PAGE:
Alcohol consumption, endogenous estrogen and mammographic density among premenopausal women

Hanne Frydenberg, Vidar G. Flote, Ine M. Larsson, Emily S. Barrett, Anne Sofie Furberg, Giske Ursin, Tom Wilsgaard, Peter T. Ellison, Anne McTiernan, Anette Hjartåker, Grazyna Jasienska, Inger Thune

Research output: Contribution to journalArticlepeer-review

26 Scopus citations

Abstract

Introduction: Alcohol consumption may promote aromatization of androgens to estrogens, which may partly explain the observations linking alcohol consumption to higher breast cancer risk. Whether alcohol consumption is associated with endogenous estrogen levels, and mammographic density phenotypes in premenopausal women remains unclear. Methods: Alcohol consumption was collected by self-report and interview, using semi quantitative food frequency questionnaires, and a food diary during seven days of a menstrual cycle among 202 premenopausal women, participating in the Energy Balance and Breast Cancer Aspects (EBBA) study I. Estrogen was assessed in serum and daily in saliva across an entire menstrual cycle. Computer-assisted mammographic density (Madena) was obtained from digitized mammograms taken between days 7-12 of the menstrual cycle. Multivariable regression models were used to investigate the associations between alcohol consumption, endogenous estrogen and mammographic density phenotypes. Results: Current alcohol consumption was positively associated with endogenous estrogen, and absolute mammographic density. We observed 18 % higher mean salivary 17β-estradiol levels throughout the menstrual cycle, among women who consumed more than 10 g of alcohol per day compared to women who consumed less than 10 g of alcohol per day (p = 0.034). Long-term and past-year alcohol consumption was positively associated with mammographic density. We observed a positive association between alcohol consumption (past year) and absolute mammographic density; high alcohol consumers (≥7 drinks/week) had a mean absolute mammographic density of 46.17 cm2 (95 % confidence interval (CI) 39.39, 52.95), while low alcohol consumers (<1 drink/week) had a mean absolute mammographic density of 31.26 cm2 (95 % CI 25.89, 36.64) (p-trend 0.001). After adjustments, high consumers of alcohol (≥7 drinks/week), had 5.08 (95 % CI 1.82, 14.20) times higher odds of having absolute mammographic density above median (>32.4 cm2), compared to low (<1 drink/week) alcohol consumers. Conclusion: Alcohol consumption was positively associated with daily endogenous estrogen levels and mammographic density in premenopausal women. These associations could point to an important area of breast cancer prevention.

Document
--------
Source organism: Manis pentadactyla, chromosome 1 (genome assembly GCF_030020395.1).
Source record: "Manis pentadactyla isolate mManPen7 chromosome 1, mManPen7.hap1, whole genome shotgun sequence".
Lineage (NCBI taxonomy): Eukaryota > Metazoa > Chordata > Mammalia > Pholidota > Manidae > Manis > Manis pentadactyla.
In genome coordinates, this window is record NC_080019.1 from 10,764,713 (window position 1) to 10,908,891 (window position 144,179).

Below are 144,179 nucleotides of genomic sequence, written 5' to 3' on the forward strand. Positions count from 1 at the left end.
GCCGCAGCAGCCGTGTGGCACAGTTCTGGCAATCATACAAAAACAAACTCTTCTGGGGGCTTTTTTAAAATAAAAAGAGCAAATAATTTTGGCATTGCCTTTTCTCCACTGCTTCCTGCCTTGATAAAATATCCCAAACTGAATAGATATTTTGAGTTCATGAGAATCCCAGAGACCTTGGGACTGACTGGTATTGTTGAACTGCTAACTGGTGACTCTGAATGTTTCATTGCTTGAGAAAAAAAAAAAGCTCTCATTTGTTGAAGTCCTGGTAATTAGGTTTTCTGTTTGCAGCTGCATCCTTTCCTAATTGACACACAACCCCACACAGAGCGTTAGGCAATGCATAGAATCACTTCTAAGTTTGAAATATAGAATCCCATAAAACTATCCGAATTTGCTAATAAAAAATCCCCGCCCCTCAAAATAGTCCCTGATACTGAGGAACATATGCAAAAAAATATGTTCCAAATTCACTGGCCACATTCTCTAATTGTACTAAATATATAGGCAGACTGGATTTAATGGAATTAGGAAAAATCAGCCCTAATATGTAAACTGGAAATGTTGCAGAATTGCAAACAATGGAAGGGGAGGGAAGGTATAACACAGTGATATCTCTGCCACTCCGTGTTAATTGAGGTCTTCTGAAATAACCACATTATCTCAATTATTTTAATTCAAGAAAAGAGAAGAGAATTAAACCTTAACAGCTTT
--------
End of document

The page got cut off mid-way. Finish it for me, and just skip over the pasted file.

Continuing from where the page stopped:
Original languageEnglish (US)
Article number103
JournalBreast Cancer Research
Volume17
Issue number1
DOIs
StatePublished - Aug 7 2015
Externally publishedYes

All Science Journal Classification (ASJC) codes

  • Oncology
  • Cancer Research

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